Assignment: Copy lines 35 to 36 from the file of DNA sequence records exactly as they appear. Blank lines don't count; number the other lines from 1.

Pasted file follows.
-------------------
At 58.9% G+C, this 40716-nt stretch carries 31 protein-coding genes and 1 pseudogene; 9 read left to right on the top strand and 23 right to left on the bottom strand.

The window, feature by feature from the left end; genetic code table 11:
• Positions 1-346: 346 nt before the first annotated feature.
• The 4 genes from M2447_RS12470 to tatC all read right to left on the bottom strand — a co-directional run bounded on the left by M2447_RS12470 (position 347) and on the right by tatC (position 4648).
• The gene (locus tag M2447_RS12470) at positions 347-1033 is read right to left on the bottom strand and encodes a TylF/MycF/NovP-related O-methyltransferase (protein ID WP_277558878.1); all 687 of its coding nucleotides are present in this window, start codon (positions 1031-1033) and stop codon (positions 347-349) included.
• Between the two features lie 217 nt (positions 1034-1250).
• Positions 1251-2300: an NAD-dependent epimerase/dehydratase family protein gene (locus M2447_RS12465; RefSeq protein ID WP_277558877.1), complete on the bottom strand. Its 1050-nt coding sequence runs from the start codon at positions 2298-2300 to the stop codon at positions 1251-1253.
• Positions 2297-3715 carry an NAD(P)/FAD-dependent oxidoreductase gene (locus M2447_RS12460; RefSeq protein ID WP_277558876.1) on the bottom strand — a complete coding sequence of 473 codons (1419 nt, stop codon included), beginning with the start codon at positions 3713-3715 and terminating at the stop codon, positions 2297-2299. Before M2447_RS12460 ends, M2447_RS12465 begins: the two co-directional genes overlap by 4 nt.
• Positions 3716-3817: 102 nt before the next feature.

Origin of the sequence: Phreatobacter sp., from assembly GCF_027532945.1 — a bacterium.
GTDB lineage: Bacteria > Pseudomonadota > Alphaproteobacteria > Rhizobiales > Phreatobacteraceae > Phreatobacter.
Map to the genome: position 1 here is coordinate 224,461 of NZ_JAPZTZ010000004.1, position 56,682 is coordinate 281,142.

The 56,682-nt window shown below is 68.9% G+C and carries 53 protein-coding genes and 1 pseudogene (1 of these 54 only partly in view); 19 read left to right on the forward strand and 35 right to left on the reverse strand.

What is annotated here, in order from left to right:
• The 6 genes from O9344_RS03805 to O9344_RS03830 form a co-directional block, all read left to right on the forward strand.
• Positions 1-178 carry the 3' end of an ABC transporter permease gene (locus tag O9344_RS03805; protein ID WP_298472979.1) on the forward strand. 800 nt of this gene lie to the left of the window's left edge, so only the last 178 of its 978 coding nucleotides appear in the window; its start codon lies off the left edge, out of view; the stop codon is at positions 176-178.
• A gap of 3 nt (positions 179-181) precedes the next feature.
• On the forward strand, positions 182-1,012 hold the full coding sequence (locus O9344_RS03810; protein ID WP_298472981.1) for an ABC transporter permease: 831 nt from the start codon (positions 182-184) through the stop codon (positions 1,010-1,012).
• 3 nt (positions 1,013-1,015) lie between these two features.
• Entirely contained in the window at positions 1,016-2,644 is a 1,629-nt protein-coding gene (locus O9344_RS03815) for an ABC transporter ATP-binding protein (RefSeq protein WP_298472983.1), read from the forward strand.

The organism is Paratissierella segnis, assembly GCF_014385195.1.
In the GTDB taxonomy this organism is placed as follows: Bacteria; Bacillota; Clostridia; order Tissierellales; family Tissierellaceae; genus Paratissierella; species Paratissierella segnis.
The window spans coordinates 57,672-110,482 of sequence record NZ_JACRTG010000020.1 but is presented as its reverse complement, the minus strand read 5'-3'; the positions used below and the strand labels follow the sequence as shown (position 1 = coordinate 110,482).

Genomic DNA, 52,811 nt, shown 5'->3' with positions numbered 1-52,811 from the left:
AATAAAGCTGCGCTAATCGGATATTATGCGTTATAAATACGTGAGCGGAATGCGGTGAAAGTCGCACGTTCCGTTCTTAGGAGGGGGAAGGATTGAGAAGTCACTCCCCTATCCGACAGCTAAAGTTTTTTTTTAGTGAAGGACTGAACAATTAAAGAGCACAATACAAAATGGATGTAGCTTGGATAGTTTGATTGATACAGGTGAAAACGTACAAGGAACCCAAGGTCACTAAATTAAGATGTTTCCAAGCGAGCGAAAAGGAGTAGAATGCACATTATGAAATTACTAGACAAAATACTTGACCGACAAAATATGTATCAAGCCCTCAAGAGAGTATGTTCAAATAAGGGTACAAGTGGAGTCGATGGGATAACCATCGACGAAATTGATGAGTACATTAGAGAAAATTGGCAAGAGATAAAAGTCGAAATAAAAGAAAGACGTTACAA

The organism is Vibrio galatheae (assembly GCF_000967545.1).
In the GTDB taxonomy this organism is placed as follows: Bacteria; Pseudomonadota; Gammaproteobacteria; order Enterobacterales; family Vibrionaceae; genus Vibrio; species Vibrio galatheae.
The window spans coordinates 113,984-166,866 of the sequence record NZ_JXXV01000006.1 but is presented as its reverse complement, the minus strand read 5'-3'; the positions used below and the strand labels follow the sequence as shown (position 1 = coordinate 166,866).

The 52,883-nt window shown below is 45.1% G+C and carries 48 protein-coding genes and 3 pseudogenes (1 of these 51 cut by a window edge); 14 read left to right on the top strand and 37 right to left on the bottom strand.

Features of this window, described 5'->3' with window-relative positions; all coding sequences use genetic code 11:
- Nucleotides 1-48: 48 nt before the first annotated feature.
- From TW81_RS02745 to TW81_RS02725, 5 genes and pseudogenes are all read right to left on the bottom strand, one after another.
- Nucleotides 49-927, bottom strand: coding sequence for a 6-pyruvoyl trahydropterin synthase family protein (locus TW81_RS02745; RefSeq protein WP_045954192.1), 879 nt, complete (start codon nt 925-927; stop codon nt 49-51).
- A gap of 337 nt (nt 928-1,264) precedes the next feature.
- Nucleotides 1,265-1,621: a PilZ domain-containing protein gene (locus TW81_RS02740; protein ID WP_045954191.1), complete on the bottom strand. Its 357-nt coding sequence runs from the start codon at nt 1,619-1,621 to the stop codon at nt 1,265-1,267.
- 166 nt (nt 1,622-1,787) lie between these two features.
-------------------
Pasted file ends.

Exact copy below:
- Nucleotides 1,265-1,621: a PilZ domain-containing protein gene (locus TW81_RS02740; protein ID WP_045954191.1), complete on the bottom strand. Its 357-nt coding sequence runs from the start codon at nt 1,619-1,621 to the stop codon at nt 1,265-1,267.
- 166 nt (nt 1,622-1,787) lie between these two features.